The Oaxaca school where teachers were absent for 12 days. The Oaxaca school where teachers were absent for 12 days.

Teachers must be fired for missing classes

Judge rules in case where teachers took 12 days off to engage in job action

A judge has ruled that at least 60 Oaxaca teachers must be dismissed after they missed 12 consecutive days of classes to participate in strike action during the 2014-2015 school year.

The decision was handed down in response to legal action initiated by a student from the town of San Pablo Etla against the Secretariat of Public Education (SEP) and the Oaxaca State Institute of Public Education (IEEPO).

Judge Francisco Rebolledo Peña determined that the two authorities had violated the law by not acting to stop the prolonged job action at the Justo Sierra Primary School in June 2015 and thereby guarantee the minor’s legal right to education.

Under Article 76 of the General Teaching Service Law, a teacher who misses more than three consecutive days of work without justification must be dismissed.

The dissident CNTE teachers’ union, which frequently stages strikes in the state, organized the 12-day stoppage to protest against a teacher evaluation system introduced as part of the federal government’s education reform.

During the hearing, educational authorities presented records which they argued proved that the teachers had not been on strike but had been absent from school because they attended a course aimed at improving their pedagogical practices in the classroom.

However, the judge ruled that the educational interests of students take precedent over a “supposed” course and also established that the evidence submitted had been fabricated.

“These records created by IEEPO authorities correspond to an invention with the aim of justifying the workers’ absenteeism, a simulation that is an offense to federal justice and cannot be permitted,” Rebolledo said.

The judge set a period of 20 days for the authorities to remove the teachers from their posts although they still have the option to mount a legal challenge against the decision.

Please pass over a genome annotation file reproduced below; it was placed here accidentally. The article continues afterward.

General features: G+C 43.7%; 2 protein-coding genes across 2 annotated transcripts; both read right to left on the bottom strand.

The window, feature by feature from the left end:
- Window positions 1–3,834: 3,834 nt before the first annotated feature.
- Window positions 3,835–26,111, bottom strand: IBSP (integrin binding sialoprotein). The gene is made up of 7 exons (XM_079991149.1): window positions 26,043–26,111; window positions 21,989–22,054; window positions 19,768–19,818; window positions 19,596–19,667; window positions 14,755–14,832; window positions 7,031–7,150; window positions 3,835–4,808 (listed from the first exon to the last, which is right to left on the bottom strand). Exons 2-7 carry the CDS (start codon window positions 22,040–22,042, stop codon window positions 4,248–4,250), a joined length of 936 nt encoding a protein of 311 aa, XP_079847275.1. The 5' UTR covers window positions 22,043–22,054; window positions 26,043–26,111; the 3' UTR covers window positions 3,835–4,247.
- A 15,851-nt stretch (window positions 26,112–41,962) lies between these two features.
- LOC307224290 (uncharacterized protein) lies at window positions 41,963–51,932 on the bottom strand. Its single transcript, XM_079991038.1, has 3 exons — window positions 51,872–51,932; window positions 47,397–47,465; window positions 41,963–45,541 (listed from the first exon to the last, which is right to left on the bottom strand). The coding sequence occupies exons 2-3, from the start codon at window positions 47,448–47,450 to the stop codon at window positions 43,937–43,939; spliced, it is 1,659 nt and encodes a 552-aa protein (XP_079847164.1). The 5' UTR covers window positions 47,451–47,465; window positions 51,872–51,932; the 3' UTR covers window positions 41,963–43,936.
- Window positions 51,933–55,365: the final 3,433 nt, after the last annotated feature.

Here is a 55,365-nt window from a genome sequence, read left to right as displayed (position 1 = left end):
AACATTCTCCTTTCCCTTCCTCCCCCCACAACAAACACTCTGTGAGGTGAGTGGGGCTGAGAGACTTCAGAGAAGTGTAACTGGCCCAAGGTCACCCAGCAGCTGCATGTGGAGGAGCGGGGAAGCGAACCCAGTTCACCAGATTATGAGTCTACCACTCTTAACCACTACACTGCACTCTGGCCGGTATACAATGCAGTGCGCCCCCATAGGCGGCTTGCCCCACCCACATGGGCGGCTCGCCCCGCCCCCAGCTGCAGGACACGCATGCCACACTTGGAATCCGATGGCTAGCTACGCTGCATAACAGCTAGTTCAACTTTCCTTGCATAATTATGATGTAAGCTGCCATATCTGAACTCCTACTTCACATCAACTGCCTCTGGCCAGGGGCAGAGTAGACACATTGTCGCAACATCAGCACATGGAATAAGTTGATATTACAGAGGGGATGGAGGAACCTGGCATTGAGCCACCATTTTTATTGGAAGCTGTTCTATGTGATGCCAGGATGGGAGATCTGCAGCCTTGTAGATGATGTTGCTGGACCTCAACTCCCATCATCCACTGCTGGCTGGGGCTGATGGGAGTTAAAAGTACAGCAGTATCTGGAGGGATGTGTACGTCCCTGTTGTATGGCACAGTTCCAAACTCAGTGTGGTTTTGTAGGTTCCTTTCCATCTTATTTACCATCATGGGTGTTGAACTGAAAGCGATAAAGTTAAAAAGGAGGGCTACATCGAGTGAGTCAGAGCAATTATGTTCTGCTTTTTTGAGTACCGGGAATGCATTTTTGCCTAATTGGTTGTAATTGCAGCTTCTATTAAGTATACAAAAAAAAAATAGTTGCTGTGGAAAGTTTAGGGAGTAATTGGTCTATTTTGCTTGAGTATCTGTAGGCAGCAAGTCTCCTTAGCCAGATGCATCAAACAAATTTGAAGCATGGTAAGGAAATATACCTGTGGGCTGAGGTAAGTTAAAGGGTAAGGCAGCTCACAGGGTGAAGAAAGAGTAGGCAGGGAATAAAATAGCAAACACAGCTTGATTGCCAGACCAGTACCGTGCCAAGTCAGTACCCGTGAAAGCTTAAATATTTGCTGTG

The harsh penalty for the educators came despite a lawyer for the claimant stressing that the legal action was directed at educational authorities rather than the 60 to 80 teachers who will be affected by the judge’s decision.

“The amparo [injunction] is not against the actions of the teachers but against the failures of state and federal [education] authorities to apply what the law states and protect the minors’ right to learn . . .” Claudia Aguilar said.

The student’s legal team also stated that she has been subjected to various forms of bullying and harassment at school since she filed the injunction in July 2015, including instances where teachers tried to fail her in retaliation for the stance she took.

The director of the education advocacy group Mexicanos Primero (Mexicans First), Juan Alfonso Mejía, described the judge’s ruling as “historic” because it sets a precedent that establishes that the head of the federal Education Secretariat must ensure that the IEEPO complies with its core role of guaranteeing the right to education for the children of Oaxaca.

He also said it “empowers all the teachers who reject the harassment . . . from the union leaders of section 22 of the CNTE and who are left to their own devices because of the indifference of the responsible officials.”

“No teacher should have to attend marches against their will and whoever does so unjustifiably, affecting the right of children to learn, will be removed from their job.”

Source: Animal Político (sp)

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